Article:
Week 3

This week I saw a very interesting mix of school and real life. In the Christian Ethics class I am taking, the material this week is on euthanasia. We visited a family who’s son suffered a gunshot wound to the head in November and is now paralyzed, can’t speak, and is minimally functional in a way that we might call normal. It is very interesting to deal with that as a real issue rather than some abstract concept. Now, this is not to say this family ever considered taking him off forms of life support, he seemed to be able to breathe on his own while we were there (he is stable enough to live at home). Nor am I trying to say that I would recommend what the discussion this week would have called passive euthanasia, that being stopping medical treatments necessary to prolong life. However, that does not mean, to be sure, that another family may not have considered that. It does not mean that a well-meaning physician or even, perhaps, a pastor would not have recommended they abstain from additional treatment at some point in time during the previous few months. Seeing ethical things like this in real life is interesting. Before the reading week, the topic was abortion. Thankfully, I did not have any first hand knowledge on one of those. But I have to sit and ask myself how will I deal with these issues once I am, hopefully, a chaplain somewhere?
Along these same lines, I met with the Navy chaplain on my base during the reading week. He and I discussed some professional development ideas and also talked about some of the unique aspects of military chaplain ministry. We talked about how some folks are “spiritual hypochondriacs” in that they always feel like something is wrong ,are always negative about life, and so forth. He told me with some real honesty that these people can be very difficult to deal with on a regular basis but that we have to be sure that their needs are being met. He also told a story about one of the most unique situations he’s dealt with. He was chaplain on a deployed ship a few years back and had a situation where a male member of the crew had sexually assaulted a female crew member. He said that on the first night he spent quite a long time in the hospital with the young lady who had been assaulted and the next day he had to go visit the young man in jail. Both of them were under his care and he had to help them both. He, again, was quite honest that this is something that would virtually never happen in the civilian counseling area, but is something that chaplains can have to work through. This was one of the more productive professional development conversations that I have had since beginning this journey.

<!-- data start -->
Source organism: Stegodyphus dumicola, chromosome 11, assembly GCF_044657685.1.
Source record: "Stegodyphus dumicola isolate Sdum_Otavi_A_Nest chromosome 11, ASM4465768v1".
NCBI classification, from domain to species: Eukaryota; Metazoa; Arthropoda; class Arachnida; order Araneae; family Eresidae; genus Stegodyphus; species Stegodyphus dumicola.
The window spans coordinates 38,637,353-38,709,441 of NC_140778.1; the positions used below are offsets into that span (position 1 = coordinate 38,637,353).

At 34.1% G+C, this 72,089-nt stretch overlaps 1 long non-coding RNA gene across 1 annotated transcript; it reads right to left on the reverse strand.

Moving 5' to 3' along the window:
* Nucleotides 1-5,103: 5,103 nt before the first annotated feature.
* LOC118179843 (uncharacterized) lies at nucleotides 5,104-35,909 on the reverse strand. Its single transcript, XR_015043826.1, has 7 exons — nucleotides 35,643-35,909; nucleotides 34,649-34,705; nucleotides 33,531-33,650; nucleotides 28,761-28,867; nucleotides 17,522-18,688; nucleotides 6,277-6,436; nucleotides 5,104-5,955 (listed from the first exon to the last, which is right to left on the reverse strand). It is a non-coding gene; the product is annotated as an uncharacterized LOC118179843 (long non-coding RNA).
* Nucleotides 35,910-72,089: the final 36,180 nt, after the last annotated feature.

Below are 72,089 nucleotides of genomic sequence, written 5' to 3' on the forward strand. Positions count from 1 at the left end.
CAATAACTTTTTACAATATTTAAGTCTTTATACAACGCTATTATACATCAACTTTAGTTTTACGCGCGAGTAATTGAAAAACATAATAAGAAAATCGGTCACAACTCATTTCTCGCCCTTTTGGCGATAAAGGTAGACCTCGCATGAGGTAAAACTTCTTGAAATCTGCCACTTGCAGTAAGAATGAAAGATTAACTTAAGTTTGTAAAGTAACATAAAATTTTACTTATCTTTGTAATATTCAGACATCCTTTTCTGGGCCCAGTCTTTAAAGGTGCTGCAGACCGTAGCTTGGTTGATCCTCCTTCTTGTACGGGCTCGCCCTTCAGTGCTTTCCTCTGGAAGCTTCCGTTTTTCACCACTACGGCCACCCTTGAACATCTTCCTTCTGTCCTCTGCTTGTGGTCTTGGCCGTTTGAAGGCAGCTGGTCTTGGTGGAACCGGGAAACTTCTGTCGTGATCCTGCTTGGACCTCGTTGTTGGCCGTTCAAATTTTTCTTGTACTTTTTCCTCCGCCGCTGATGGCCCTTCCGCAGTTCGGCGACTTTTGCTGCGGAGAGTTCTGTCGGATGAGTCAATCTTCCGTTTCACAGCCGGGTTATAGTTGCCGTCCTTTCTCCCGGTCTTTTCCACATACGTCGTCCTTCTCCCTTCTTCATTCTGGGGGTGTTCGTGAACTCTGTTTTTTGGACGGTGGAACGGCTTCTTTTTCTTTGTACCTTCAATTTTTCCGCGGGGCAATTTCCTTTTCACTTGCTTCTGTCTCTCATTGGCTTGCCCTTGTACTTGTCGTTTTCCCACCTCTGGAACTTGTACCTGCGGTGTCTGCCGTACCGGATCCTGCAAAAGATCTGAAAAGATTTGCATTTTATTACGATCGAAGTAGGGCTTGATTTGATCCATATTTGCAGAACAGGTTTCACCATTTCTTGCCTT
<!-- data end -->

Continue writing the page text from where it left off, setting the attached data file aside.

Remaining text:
Finally, I had to help on Thursday with some transportation of missionaries. I drove for an hour with this one good young man and it was interesting to hear him talk about things. Asking questions like “can we try to be too perfect and is that a bad thing?” Certainly I don’t really have the answer to that but my opinion is that, yes, we can try too hard to be perfect if it starts to take away from family and life in general. Our basic conversation on this was that you can try to be dedicated in following the commandments from God without trying to go well above and beyond in attempting to be perfect. He and I also talked about what he wants to do after his mission in life. He wants to be a doctor…noble career, but I find that virtually all folks who are serving want to be something like a doctor, dentist, lawyer, or upper business type. Though I would never say this to them I sometimes ask myself “doesn’t anyone just want to be a ditch digger?” Not literally a ditch digger, of course. Then again, I have to suppose that it depends on where they are from, most of the guys we have now are from urban areas in Utah (though this particular person was not) so have that mindset. I suppose a young man coming from rural Wyoming or somewhere like that would have a different idea of great work. Also, when I talk to these folks, my pride in my military service comes out. I almost always recommend folks try for military service because of the education finance benefits that come from what we do. I actually find this quite rewarding, giving brief counseling to these folks. I sometimes wonder if they even remember what I say (or perhaps if they even care) but I like to think that I have a reasonable amount of experience that I can share with folks. Hopefully they think I’m intelligent and find a little bit of value in what I say. This was certainly a good week for personal and professional growth.


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